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Communist Party of Spain

The Communist Party of Spain (Partido Comunista de Espana-- PCE) had its beginnings in Spain during the revolutionary upsurge that followed World War I and the Bolshevik Revolution in Russia. The Spanish communists did not become so strong a force as their counterparts in other European countries, however, largely because of the existence in Spain of strong socialist and anarchist movements that already occupied the left end of the political spectrum. PCE membership, never very large in the party's early years of activity, declined dramatically under the repression carried out by the dictatorship of Miguel Primo de Rivera in the 1920s (see The African War and the Authoritarian Regime of Miguel Primo de Rivera , ch. 1). Communist influence on the left increased when the PCE ceased attacking the Socialists and other leftist organizations and shifted toward a popular front strategy in 1934.

During the Civil War, the leftist forces were again divided. The communists were intent on finishing the war against the fascist forces before beginning their social and political revolution, whereas other leftist organizations were not willing to postpone the restructuring of Spanish society. The communists were brutal in their suppression of competing leftist organizations, which led to the party's ostracism by the other anti-Franco forces in the post-Civil War period.

In the mid-1950s, the PCE began vigorous efforts to break out of its isolation and adapted policies designed to bring together a broad coalition of parties, under PCE leadership, to oppose the Franco dictatorship. Ironically, it was the Franco regime itself, by focusing its attacks on the PCE, that enabled the party to become a rallying point for dissident students and workers. The party built a political base around the trade union movement known as the CCOO, and by the end of the Franco era the PCE, under the leadership of Santiago Carrillo, was the most effective political organization in Spain.

The PCE failed to take the initiative as this authoritarian regime drew to a close, however, and expectations of a hegemonic role for the PCE on the Spanish left were not realized. Although PCE membership multiplied following the party's legalization in 1977 (see Transition to Democracy , ch. 1), the PCE received only 9 percent of the popular vote in the elections held that year; dominance on the left went to the rival PSOE. After the PCE's share of the vote fell to 3.8 percent in the 1982 elections, internal tensions within the party reached crisis proportions, and Carrillo's leadership began to be questioned.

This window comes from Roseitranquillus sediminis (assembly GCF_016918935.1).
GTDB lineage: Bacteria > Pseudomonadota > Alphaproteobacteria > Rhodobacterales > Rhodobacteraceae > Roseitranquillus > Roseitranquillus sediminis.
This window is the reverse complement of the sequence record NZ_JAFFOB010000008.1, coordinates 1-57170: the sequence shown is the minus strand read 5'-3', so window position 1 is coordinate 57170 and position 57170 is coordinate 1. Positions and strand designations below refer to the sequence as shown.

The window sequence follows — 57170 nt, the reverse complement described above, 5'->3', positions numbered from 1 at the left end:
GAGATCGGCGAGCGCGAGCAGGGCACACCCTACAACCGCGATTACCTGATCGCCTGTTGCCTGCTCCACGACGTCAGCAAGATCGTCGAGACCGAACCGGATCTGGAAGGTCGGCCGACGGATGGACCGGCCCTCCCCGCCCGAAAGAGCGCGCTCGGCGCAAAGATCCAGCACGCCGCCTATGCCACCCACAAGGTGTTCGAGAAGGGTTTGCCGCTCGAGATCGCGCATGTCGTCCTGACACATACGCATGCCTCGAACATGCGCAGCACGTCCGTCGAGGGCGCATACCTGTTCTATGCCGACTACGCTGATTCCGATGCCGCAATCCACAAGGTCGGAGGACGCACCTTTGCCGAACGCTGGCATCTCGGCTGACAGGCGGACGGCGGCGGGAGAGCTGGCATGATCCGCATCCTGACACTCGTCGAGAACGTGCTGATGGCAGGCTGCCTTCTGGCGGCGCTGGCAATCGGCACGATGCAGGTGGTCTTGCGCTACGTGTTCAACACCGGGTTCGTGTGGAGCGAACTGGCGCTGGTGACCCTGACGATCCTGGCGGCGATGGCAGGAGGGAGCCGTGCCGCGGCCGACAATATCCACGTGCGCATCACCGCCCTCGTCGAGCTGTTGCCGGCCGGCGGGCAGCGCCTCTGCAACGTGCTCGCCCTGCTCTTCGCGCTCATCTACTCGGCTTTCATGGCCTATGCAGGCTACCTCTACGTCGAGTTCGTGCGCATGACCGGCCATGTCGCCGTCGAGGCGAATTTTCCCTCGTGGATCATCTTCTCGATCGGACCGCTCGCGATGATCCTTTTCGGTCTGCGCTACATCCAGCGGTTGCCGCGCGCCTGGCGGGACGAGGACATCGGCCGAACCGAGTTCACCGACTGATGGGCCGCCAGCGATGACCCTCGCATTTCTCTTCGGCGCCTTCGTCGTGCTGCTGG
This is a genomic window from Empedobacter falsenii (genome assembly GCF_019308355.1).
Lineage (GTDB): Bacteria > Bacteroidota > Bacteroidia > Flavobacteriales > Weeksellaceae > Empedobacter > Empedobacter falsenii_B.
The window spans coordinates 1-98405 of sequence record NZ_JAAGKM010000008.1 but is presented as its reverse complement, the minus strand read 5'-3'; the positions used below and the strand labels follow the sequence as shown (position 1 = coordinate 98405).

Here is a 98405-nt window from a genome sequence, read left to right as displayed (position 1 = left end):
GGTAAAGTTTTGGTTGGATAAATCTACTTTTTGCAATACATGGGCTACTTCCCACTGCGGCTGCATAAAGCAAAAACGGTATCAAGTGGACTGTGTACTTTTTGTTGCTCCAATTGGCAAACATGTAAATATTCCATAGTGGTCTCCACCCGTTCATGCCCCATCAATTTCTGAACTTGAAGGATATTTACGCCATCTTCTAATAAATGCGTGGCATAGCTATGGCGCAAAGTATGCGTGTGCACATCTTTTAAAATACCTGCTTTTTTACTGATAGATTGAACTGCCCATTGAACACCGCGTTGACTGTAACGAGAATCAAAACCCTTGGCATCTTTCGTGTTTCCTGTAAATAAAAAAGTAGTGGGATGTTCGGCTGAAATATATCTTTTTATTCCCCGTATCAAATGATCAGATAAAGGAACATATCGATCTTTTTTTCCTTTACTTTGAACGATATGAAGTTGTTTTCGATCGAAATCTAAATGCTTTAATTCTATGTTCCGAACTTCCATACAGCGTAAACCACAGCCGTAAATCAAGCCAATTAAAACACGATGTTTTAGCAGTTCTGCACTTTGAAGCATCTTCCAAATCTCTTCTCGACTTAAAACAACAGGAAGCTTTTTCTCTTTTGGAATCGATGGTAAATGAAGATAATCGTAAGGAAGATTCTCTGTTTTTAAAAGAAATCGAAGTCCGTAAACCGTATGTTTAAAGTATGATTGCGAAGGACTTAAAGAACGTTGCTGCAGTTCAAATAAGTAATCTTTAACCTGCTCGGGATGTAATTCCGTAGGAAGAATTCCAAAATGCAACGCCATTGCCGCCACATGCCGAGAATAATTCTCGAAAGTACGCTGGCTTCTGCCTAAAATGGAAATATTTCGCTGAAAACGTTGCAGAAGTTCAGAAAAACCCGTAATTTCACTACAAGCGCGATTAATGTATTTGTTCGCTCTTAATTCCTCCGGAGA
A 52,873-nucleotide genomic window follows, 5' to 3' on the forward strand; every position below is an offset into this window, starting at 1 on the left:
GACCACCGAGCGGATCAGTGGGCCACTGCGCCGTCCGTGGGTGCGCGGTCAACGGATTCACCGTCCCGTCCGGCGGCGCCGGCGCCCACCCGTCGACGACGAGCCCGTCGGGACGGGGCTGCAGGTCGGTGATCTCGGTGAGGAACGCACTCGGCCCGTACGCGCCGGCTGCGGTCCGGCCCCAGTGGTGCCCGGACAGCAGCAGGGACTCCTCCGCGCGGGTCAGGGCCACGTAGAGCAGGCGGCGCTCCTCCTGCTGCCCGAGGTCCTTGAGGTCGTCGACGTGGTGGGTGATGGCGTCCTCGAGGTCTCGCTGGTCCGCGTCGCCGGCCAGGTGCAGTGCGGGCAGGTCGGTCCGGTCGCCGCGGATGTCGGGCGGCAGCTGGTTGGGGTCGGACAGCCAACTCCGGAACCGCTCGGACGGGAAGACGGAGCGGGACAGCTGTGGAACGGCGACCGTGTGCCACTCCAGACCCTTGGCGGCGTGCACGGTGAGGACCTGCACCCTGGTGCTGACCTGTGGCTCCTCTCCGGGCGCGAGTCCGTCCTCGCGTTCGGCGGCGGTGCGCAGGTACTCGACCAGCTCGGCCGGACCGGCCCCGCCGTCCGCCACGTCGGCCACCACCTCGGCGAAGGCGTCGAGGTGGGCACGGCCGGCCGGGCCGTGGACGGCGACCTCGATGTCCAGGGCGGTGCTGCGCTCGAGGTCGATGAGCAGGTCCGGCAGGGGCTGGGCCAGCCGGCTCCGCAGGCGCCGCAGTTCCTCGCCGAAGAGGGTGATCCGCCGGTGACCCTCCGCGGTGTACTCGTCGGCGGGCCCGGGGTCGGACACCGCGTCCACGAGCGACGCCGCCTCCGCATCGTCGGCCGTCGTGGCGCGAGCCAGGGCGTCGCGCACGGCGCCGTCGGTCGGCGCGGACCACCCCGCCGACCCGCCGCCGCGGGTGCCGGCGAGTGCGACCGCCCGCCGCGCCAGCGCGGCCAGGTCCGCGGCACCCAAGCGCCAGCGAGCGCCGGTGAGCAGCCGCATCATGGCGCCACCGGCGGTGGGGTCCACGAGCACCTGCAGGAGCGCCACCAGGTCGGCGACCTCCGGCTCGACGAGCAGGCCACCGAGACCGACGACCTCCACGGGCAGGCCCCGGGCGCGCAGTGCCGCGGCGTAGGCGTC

As had been the case for the PSOE, the PCE found that the burden of dogmatic Marxism reduced its appeal for the electorate. Carrillo had succeeded in eliminating the word "Leninism" from the PCE statutes at a party congress in 1978, over substantial opposition. He continued to be criticized by the pro-Soviet militants within the party, who urged him to take a more revolutionary approach. At the same time, a more Europeanoriented group, known as the renovators, agitated for modernization and for more internal debate within the party.

In addition to ideologically based dissension, there was also general dissatisfaction with Carrillo's increasingly inflexible leadership. His repeated purges of those members who opposed him further decimated and demoralized the party. Following the PCE's decisive defeat in the October 1982 elections, Carrillo resigned as secretary general of the party; he was replaced by Gerardo Iglesias.

In succeeding months, splinter groups broke away from the PCE, further depleting its support to form pro-Soviet or MarxistLeninist parties. Among these were the pro-Soviet Communist Party of the Peoples of Spain (Partido Comunista de los Pueblos de Espana--PCPE) and the Communist Party of Spain--Marxist-Leninist (Partido Comunista de Espana--Marxista-Leninista--PCEml). Within the PCE, Carrillo strongly opposed Iglesias's policies. He was particularly critical of the latter's proposal to form a coalition of all progressive forces that were to the left of the PSOE. This conflict led to Carrillo's expulsion from the central committee of the party, in April 1985. He subsequently organized and led the Committee for Communist Unity (Mesa para Unidad de los Comunistas--MUC), which in December 1986 formed a new proSoviet party named the Spanish Workers' Party-Communist Unity (Partido de los Trabajadores de Espana-Unidad Comunista--PTE-UC). By the end of 1987, there were indications of efforts on the part of the PCE, PCPE, and the PTE-UC to unify the three communist parties in time for the next general elections. The PCE and the PCPE, together with several other small leftist parties, formed an electoral coalition, the IU, to contest the national elections in 1986 as well as the regional and municipal elections in 1987.

The PCE convened its Twelfth Party Congress in February 1988 amid mounting agitation for a major revitalization of the party, which was plagued by financial problems and by a lack of unity. Although Iglesias had initiated the policy of a united left and had ended the decimating party purges, critics felt that stronger measures as well as more effective leadership were necessary to mobilize the left and to improve the PCE's showing at the polls. At the party congress, Julio Anguita was chosen to succeed Iglesias. Party members reaffirmed their commitment to workers' interests, and they adopted policies aimed at attracting environmentalists and pacifists to their ranks.

Data as of December 1988

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